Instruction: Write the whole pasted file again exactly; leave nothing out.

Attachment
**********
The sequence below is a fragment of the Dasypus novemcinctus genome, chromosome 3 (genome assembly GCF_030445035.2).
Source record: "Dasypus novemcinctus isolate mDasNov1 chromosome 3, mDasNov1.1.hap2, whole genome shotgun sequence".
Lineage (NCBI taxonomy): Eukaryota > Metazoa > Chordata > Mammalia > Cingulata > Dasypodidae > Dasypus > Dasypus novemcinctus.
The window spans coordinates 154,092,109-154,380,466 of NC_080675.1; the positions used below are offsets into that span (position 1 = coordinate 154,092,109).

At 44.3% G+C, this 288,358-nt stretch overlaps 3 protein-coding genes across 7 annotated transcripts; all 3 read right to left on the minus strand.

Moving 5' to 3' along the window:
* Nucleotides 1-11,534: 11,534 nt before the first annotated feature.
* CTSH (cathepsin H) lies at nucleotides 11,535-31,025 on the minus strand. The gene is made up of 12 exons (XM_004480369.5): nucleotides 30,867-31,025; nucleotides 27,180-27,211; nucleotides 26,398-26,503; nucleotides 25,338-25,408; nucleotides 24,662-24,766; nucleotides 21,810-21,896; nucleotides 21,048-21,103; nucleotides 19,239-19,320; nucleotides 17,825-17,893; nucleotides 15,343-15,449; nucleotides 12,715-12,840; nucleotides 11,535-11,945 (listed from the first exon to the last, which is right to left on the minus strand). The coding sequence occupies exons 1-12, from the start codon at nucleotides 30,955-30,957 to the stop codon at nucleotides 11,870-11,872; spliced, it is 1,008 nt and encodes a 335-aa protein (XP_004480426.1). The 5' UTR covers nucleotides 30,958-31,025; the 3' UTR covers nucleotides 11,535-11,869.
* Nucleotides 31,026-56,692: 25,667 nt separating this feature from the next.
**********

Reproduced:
The sequence below is a fragment of the Dasypus novemcinctus genome, chromosome 3 (genome assembly GCF_030445035.2).
Source record: "Dasypus novemcinctus isolate mDasNov1 chromosome 3, mDasNov1.1.hap2, whole genome shotgun sequence".
Lineage (NCBI taxonomy): Eukaryota > Metazoa > Chordata > Mammalia > Cingulata > Dasypodidae > Dasypus > Dasypus novemcinctus.
The window spans coordinates 154,092,109-154,380,466 of NC_080675.1; the positions used below are offsets into that span (position 1 = coordinate 154,092,109).

At 44.3% G+C, this 288,358-nt stretch overlaps 3 protein-coding genes across 7 annotated transcripts; all 3 read right to left on the minus strand.

Moving 5' to 3' along the window:
* Nucleotides 1-11,534: 11,534 nt before the first annotated feature.
* CTSH (cathepsin H) lies at nucleotides 11,535-31,025 on the minus strand. The gene is made up of 12 exons (XM_004480369.5): nucleotides 30,867-31,025; nucleotides 27,180-27,211; nucleotides 26,398-26,503; nucleotides 25,338-25,408; nucleotides 24,662-24,766; nucleotides 21,810-21,896; nucleotides 21,048-21,103; nucleotides 19,239-19,320; nucleotides 17,825-17,893; nucleotides 15,343-15,449; nucleotides 12,715-12,840; nucleotides 11,535-11,945 (listed from the first exon to the last, which is right to left on the minus strand). The coding sequence occupies exons 1-12, from the start codon at nucleotides 30,955-30,957 to the stop codon at nucleotides 11,870-11,872; spliced, it is 1,008 nt and encodes a 335-aa protein (XP_004480426.1). The 5' UTR covers nucleotides 30,958-31,025; the 3' UTR covers nucleotides 11,535-11,869.
* Nucleotides 31,026-56,692: 25,667 nt separating this feature from the next.